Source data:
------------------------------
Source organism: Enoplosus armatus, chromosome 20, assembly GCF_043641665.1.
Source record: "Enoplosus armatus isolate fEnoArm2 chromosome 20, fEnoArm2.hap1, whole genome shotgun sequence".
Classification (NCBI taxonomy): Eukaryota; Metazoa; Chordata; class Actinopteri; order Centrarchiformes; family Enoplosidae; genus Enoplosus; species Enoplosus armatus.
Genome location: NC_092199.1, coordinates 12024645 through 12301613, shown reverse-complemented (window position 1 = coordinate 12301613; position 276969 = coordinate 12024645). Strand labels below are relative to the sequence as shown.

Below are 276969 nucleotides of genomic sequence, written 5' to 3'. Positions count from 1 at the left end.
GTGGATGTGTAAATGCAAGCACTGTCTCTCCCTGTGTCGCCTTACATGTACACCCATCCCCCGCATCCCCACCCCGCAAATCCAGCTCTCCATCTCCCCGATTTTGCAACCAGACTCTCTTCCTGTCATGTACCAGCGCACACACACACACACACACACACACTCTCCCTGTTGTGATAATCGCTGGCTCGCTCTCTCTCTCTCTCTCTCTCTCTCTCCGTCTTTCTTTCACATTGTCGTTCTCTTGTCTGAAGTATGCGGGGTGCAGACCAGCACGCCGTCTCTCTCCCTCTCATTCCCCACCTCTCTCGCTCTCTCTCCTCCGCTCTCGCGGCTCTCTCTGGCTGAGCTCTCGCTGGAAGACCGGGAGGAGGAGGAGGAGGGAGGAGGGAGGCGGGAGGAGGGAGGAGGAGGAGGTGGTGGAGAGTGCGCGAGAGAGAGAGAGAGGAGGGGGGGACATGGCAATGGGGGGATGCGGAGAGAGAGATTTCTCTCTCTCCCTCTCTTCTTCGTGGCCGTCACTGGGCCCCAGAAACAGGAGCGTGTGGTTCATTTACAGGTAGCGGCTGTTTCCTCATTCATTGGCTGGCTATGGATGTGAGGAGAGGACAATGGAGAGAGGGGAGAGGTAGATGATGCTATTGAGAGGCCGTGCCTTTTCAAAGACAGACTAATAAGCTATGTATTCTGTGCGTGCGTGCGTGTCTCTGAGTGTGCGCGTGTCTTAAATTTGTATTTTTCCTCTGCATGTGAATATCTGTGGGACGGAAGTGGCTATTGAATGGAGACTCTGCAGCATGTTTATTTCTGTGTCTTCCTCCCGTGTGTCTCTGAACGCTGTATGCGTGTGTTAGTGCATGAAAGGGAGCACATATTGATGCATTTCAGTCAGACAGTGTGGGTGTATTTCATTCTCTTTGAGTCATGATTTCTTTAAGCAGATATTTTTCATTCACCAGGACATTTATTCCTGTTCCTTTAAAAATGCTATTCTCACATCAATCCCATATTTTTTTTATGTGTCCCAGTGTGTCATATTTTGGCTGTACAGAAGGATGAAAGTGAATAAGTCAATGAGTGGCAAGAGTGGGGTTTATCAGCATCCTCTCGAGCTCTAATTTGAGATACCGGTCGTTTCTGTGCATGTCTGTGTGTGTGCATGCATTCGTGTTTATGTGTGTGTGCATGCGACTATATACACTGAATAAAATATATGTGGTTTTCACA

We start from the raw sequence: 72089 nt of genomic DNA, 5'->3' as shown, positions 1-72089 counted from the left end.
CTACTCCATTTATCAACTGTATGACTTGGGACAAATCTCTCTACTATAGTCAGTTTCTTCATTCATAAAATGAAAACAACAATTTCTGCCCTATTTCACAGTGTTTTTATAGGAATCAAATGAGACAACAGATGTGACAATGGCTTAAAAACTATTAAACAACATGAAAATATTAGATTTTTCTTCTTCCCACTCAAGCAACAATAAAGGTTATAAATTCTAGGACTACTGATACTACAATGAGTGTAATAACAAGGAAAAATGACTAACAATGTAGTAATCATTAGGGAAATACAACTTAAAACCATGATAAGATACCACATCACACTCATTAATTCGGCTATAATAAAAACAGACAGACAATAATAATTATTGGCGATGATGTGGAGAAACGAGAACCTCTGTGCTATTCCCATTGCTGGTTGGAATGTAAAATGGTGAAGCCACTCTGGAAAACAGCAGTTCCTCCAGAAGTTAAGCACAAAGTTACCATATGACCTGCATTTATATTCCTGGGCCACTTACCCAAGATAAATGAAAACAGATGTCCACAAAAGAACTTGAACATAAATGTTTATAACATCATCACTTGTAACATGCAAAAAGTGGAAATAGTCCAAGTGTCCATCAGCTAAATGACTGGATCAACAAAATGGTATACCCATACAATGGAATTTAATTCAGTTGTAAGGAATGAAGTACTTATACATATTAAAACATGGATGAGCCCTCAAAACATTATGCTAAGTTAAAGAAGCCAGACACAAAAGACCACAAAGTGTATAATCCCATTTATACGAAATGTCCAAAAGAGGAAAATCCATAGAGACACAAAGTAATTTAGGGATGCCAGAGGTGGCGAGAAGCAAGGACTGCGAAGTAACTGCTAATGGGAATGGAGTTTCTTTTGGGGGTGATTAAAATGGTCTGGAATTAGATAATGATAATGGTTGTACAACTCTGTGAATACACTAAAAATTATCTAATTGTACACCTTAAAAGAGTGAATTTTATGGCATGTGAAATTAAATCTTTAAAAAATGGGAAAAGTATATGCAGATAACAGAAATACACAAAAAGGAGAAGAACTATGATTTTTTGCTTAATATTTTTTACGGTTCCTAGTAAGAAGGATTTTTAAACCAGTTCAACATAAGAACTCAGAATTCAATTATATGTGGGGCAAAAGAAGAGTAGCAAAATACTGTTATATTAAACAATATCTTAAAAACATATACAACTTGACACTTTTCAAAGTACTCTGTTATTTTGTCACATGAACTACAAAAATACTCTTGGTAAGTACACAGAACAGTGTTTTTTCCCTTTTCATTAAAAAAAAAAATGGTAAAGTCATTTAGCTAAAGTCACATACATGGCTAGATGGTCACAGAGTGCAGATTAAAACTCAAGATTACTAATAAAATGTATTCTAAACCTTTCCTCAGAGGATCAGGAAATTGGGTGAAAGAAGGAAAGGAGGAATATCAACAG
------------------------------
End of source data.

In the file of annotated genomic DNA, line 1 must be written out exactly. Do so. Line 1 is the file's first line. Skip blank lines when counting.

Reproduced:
Source organism: Enoplosus armatus, chromosome 20, assembly GCF_043641665.1.